A U.S. Navy Admiral is warning that China could invade Taiwan much sooner than previously thought, claiming the Chinese almost always deliver on their promises sooner than expected.
Admiral Mike Gilday, Chief of Naval Operations, issued the alert while speaking at the Atlantic Council’s Forward Defense’s Commander’s Series on Wednesday. The comments come in the wake of the historic Chinese Communist Party’s 20th Party Congress, where Chinese President Xi Jinping issued a dark warning for the small island and secured another term in full control of China.
“When we talk about the 2027 window, in my mind that has to be a 2022 window or potentially a 2023 window,” Gilday said. “I can’t rule that out. I don’t mean at all to be alarmist by saying that, it’s just that we can’t wish that away.”
At the Party Congress a week ago, President Xi talked tough on Taiwan, calling for “reunification” and even claiming the communist nation is willing to use force to achieve it, saying they “reserve the option of taking all measures necessary.”
“The wheels of history are rolling on towards China’s reunification and the rejuvenation of the Chinese nation,” Xi said in his opening address at the party congress. “Complete reunification of our country must be realized.”
Admiral Gilday said he is prioritizing “making sure the ships we are fielding today are as ready as they can be” and added that Congress is currently considering a $27.5 billion shipbuilding budget.
“It’s how the Chinese behave and what they do,” Gilday said when asked about the Communist party congress, adding, “What we’ve seen over the past 20 years is that they have delivered on every promise they have made earlier than they said they were going to deliver on it.”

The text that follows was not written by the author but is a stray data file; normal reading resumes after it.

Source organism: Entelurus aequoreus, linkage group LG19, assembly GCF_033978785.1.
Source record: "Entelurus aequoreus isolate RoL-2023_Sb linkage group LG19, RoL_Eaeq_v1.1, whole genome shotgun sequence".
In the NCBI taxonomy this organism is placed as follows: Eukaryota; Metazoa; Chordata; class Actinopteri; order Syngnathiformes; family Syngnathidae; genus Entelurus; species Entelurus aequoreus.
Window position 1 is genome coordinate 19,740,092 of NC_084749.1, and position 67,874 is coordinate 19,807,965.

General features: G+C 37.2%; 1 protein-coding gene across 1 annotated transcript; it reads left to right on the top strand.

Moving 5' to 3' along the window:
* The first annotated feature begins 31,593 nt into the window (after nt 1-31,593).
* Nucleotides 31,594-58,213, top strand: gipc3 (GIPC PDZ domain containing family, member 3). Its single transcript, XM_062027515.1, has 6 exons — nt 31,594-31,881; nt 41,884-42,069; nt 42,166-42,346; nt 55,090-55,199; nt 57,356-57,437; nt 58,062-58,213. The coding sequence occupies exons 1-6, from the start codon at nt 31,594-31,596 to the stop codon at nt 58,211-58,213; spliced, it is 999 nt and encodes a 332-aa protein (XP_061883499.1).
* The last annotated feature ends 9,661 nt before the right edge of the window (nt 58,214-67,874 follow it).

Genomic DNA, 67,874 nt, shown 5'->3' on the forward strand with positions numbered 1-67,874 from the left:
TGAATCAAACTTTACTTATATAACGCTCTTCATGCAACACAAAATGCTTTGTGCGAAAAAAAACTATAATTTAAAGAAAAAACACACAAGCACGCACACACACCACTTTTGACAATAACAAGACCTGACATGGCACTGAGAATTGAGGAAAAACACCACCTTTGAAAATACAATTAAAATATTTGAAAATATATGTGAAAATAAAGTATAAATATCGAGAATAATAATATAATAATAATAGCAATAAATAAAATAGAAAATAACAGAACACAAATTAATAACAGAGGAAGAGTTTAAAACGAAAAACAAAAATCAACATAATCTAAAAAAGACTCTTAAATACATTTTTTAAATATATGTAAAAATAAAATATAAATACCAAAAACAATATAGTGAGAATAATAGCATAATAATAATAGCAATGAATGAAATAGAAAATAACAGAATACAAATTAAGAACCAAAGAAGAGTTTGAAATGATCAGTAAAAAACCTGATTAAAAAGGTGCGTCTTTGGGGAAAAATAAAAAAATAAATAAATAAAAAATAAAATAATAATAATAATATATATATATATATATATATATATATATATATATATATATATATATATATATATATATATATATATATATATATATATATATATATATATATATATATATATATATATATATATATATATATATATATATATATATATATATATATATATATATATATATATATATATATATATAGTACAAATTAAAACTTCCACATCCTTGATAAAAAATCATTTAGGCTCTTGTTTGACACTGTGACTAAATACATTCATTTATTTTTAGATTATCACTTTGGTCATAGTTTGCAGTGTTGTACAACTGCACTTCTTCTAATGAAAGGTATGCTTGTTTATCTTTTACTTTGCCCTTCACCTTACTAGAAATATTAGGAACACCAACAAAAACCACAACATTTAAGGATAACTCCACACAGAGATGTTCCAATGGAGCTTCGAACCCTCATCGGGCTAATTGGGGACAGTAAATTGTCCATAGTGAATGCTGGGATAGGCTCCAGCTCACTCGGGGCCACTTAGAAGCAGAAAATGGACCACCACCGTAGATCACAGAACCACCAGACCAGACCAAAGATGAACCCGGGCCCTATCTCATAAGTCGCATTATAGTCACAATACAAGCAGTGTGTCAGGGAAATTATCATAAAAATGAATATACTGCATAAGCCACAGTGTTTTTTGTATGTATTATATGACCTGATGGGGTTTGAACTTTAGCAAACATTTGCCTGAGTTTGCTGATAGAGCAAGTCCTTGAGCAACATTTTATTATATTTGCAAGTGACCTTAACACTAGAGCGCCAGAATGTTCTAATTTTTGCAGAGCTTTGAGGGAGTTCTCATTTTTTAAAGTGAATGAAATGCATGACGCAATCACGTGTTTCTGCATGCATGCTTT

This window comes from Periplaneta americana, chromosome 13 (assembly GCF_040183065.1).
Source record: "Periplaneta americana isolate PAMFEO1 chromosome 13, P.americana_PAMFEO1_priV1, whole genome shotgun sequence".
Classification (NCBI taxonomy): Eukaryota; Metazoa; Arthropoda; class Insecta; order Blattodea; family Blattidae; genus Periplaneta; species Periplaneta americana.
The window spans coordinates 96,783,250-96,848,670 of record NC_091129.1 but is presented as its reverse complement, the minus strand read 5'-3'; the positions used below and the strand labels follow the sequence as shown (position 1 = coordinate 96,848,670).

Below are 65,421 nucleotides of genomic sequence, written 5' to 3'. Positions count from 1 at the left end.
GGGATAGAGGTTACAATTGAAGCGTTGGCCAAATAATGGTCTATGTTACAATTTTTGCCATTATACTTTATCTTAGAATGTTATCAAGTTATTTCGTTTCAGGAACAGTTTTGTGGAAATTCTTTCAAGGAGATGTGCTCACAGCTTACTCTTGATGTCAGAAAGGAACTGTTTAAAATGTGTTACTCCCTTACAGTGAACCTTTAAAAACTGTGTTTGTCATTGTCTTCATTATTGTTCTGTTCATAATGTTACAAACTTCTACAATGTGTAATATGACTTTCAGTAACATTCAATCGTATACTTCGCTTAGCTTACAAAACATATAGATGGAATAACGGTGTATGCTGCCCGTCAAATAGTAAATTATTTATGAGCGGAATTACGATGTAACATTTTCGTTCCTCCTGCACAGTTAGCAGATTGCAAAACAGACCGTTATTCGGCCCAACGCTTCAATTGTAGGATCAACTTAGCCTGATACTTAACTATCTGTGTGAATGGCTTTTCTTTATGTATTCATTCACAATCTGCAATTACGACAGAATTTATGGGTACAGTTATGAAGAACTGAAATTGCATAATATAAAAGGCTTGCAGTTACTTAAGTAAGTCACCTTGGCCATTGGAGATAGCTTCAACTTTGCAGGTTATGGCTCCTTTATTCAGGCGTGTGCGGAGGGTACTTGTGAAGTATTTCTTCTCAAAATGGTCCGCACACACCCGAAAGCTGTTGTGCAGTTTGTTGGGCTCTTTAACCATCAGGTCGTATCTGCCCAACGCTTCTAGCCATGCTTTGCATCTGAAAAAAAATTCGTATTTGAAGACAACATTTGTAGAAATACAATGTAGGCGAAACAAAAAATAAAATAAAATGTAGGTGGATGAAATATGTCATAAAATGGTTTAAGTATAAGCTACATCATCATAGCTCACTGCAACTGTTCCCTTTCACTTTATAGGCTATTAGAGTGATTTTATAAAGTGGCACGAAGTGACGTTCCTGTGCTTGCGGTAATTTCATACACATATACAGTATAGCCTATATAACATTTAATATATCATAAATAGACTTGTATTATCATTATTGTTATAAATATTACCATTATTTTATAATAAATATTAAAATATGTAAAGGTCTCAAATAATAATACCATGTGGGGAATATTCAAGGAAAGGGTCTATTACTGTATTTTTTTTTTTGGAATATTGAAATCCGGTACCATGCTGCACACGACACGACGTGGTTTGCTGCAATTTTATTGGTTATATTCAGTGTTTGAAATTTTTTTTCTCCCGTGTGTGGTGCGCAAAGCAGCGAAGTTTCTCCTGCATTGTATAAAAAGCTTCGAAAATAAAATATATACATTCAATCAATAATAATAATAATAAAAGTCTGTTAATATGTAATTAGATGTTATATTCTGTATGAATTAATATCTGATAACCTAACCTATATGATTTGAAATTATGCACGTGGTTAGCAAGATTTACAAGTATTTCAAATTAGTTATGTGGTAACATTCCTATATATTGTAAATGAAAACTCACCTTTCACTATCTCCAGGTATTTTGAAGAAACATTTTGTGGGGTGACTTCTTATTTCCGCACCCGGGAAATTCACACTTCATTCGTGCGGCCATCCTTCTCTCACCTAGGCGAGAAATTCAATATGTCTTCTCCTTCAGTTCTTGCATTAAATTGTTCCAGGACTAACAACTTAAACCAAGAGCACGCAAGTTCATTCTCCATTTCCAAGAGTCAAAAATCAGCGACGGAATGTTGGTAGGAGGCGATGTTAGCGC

Taiwan, officially the Republic of China, has been independently governed of China since 1949. China holds a “One China” policy, asserting that Taiwan is a part of China. A 2021 survey by National Chengchi University in Taiwan found that a majority of Taiwanese people, 62%, believed that they were “exclusively Taiwanese,” according to the Council on Foreign Relations. On the other hand, 32% considered themselves both Taiwanese and Chinese.
Taiwan has been continuously provoked by China, especially since the election of Taiwan’s President Tsai Ing-wen, whose Democratic Progressive Party favors independence from China. Following House Speaker Nancy Pelosi’s (D-CA) trip to Taiwan in August, China employed numerous provocative measures, including sending Chinese planes and ships in and near the Taiwan strait, with 21 of them entering Taiwan’s air defense zone.
According to the Department of State, the position the United States holds on Taiwan opposes “any unilateral changes to the status quo from either side,” adding that the U.S. does not support independence for Taiwan, expecting “differences to be resolved by peaceful means.”
In a conversation with former Secretary of State Condoleeza Rice and former Secretary of Defense James Mattis early last week, Secretary of State Antony Blinken said, “there has been a change in approach from Beijing toward Taiwan in recent years.” He continued, saying China is “pursu[ing] unification on a much faster timeline.”
President Joe Biden said last month during a “60 Minutes” interview that if “there was an unprecedented attack,” U.S. forces would defend Taiwan, a comment later walked back by the White House.